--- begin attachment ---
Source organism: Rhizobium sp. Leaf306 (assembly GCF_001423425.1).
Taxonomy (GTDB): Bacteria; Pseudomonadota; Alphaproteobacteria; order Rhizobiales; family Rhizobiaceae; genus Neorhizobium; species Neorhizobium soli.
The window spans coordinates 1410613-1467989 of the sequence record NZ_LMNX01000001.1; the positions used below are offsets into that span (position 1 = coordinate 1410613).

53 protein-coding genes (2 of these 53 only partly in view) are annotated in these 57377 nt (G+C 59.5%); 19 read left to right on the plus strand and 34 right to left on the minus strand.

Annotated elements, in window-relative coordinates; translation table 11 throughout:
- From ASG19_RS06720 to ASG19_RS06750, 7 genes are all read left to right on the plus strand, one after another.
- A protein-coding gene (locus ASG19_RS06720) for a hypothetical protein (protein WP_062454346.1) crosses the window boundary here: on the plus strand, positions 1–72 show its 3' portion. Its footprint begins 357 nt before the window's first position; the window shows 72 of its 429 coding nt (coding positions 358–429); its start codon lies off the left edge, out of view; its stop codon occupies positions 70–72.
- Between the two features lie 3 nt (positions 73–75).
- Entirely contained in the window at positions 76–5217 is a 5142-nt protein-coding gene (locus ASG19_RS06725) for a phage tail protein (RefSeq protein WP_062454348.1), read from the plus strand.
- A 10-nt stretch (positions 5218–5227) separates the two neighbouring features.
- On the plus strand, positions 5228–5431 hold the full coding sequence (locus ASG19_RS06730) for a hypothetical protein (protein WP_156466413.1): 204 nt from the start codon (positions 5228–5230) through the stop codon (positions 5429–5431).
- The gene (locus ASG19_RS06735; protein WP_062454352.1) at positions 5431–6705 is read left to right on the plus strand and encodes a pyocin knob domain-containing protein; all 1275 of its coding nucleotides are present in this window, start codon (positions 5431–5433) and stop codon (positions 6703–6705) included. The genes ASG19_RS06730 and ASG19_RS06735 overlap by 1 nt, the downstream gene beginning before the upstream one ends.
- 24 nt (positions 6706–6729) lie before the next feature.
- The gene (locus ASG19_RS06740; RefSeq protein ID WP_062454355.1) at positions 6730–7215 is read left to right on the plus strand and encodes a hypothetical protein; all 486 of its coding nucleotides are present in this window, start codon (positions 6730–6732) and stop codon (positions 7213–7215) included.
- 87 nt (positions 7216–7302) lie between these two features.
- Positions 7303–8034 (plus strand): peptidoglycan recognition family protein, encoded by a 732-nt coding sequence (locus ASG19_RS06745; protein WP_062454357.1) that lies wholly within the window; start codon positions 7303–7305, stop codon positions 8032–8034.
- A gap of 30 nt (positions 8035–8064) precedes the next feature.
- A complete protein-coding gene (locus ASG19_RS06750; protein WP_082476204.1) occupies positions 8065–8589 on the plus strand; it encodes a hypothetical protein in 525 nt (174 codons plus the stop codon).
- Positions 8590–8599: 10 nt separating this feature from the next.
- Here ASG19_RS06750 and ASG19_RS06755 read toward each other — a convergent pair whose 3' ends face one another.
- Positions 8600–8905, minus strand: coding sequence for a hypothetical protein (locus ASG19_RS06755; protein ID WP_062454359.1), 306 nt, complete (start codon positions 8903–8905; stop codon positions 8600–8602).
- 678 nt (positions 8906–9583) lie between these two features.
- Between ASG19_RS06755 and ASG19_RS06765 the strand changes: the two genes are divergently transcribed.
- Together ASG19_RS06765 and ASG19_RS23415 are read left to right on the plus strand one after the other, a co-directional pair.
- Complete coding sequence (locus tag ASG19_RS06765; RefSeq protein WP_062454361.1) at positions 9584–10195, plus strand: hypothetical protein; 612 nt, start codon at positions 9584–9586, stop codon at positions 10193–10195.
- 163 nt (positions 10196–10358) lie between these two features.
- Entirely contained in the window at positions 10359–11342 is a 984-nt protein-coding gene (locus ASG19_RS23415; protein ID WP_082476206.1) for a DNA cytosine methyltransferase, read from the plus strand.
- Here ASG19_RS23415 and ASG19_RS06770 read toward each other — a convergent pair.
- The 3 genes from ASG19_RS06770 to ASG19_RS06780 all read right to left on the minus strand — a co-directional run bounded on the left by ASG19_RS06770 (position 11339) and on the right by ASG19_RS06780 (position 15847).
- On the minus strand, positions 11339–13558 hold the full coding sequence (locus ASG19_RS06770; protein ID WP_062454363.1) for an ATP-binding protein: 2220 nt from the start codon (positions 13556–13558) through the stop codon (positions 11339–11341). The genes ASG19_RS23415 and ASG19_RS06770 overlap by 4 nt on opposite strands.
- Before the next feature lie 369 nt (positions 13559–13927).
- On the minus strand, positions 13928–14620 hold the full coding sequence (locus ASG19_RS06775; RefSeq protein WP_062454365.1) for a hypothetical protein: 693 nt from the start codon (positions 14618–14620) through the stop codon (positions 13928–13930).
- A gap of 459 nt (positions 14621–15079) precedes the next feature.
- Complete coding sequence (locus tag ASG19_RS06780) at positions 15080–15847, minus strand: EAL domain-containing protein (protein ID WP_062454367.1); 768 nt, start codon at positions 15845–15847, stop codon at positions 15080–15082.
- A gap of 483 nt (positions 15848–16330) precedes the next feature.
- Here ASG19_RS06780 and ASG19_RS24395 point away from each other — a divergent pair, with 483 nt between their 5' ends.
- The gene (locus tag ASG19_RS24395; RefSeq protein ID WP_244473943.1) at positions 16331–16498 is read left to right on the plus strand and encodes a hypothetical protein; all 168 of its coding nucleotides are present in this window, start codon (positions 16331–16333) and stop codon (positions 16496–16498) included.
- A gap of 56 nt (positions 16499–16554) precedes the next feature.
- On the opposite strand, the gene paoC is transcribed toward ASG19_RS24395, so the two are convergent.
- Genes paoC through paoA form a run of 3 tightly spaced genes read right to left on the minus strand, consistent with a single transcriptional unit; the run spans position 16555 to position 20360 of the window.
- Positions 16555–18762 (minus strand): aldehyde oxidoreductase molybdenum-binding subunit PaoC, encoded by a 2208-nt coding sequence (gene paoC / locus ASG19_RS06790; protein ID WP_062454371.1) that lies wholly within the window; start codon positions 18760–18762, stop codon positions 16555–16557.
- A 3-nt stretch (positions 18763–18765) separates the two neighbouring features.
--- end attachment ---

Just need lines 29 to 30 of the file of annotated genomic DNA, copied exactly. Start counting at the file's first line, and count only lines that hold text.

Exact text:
- The 3 genes from ASG19_RS06770 to ASG19_RS06780 all read right to left on the minus strand — a co-directional run bounded on the left by ASG19_RS06770 (position 11339) and on the right by ASG19_RS06780 (position 15847).
- On the minus strand, positions 11339–13558 hold the full coding sequence (locus ASG19_RS06770; protein ID WP_062454363.1) for an ATP-binding protein: 2220 nt from the start codon (positions 13556–13558) through the stop codon (positions 11339–11341). The genes ASG19_RS23415 and ASG19_RS06770 overlap by 4 nt on opposite strands.